## RMarkdown Reports with Good Looking Tables

This is how a table should look

Like it says, this is *not* how a table should look!

It seems to me the only purpose of using RMarkdown is to make nice looking reports from data (and don't get me wrong, that's EXTREMELY IMPORTANT - what good is data if it can't be communicated). Graphics look nice, but sometimes you need to see a table.

Enter two things: kableExtra and LaTeX.

kableExtra is simple to use:

library(kableExtra) knitr::kable(theTableToShow, "html") %>% kable_styling(bootstrap_options = c("striped", "hover"))

Yeah, it's that simple! And there are options, too.

However, using Greek letters is a tad (only a tad) more difficult:

row.names(okisum) = c("Region", "$\\sum Volume$", "$\\sum AADT$", "$\\Delta$", "Pct", "$r^2$")

The "$\sum" refers to the symbols listed on this page (and there's more, just do a web search for LaTeX Math Symbols and there's hundreds of guides on what is available). The one change is the extra backslash needed in R to escape the text. The last part is the text formatting. I did this with the r format command: format(round(as.numeric(table$AADT), 0), nsmall=0, big.mark=",") paste(format(round(as.numeric(100 * table\$Pct), 2), nsmall=0, big.mark=","), "%", sep="")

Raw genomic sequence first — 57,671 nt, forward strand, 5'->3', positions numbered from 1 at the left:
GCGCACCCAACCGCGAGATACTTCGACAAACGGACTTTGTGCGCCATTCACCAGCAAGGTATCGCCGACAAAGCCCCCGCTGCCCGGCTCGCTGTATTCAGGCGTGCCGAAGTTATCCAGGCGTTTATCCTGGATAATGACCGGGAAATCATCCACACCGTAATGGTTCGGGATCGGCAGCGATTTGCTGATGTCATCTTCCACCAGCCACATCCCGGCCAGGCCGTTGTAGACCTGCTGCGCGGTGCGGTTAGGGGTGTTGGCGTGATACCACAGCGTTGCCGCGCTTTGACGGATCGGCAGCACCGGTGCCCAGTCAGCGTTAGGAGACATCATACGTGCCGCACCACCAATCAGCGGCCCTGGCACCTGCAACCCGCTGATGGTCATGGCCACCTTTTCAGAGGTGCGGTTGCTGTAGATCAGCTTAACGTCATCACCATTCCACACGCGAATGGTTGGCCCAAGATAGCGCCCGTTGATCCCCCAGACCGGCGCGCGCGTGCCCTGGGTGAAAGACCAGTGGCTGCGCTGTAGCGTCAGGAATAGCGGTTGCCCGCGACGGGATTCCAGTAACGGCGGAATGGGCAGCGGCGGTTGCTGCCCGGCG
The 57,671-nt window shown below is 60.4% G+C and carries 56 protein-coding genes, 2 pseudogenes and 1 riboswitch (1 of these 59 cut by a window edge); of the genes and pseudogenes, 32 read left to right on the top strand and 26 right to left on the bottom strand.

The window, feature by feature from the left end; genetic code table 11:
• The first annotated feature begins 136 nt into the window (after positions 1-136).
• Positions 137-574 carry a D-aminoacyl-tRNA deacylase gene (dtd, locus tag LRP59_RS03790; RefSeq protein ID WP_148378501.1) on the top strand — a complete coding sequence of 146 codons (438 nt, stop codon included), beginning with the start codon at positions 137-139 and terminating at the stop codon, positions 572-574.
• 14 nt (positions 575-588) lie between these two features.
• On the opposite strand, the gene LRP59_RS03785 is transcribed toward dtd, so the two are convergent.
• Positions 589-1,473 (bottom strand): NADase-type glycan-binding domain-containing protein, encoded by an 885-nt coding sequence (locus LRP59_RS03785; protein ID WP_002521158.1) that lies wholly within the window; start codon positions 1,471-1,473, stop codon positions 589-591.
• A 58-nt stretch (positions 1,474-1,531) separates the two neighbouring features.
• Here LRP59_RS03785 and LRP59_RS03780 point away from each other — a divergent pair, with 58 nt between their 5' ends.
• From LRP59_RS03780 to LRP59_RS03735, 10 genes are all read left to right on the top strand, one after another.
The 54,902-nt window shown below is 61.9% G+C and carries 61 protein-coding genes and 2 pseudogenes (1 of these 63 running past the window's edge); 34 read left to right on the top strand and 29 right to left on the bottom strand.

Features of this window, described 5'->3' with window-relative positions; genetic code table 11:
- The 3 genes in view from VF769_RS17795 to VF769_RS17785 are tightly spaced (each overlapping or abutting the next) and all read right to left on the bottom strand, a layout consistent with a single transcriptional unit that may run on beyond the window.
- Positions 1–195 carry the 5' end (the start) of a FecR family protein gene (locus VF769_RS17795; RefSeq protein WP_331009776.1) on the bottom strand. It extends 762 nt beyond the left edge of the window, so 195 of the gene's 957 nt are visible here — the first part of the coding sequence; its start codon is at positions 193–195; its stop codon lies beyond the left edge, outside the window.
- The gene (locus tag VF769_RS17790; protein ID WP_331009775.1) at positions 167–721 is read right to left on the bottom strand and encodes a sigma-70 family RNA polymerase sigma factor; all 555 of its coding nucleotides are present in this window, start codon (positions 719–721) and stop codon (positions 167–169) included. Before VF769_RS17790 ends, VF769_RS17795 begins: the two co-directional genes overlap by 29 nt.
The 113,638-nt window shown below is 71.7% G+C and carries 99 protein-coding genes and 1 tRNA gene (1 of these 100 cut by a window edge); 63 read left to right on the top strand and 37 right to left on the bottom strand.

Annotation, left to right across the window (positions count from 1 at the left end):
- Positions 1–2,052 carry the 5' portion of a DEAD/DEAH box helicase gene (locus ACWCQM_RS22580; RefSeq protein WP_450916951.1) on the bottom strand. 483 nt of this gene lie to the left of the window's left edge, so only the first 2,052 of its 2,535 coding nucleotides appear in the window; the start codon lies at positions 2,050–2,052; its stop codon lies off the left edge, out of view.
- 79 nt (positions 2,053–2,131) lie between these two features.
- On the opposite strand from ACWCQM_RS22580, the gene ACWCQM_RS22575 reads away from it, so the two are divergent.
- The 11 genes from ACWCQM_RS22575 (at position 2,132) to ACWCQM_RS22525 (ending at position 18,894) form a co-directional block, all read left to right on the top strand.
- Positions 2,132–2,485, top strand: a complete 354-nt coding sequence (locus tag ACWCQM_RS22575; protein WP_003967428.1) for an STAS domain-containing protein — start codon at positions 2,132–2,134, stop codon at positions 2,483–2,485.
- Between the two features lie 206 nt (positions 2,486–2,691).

Note that this needs to be the last step, since the output of format is text. The first line rounds to no decimal points and adds a comma. The second line rounds 100*percentage to 2 decimal points and pastes a percent sign after it with no separator.

While this may seem menial, I've heard of many stories where management/leaders/etc didn't want to believe something scrawled on a piece of paper, but when the same information was printed nicely on greenbar dot matrix paper, it was accepted as excellent work.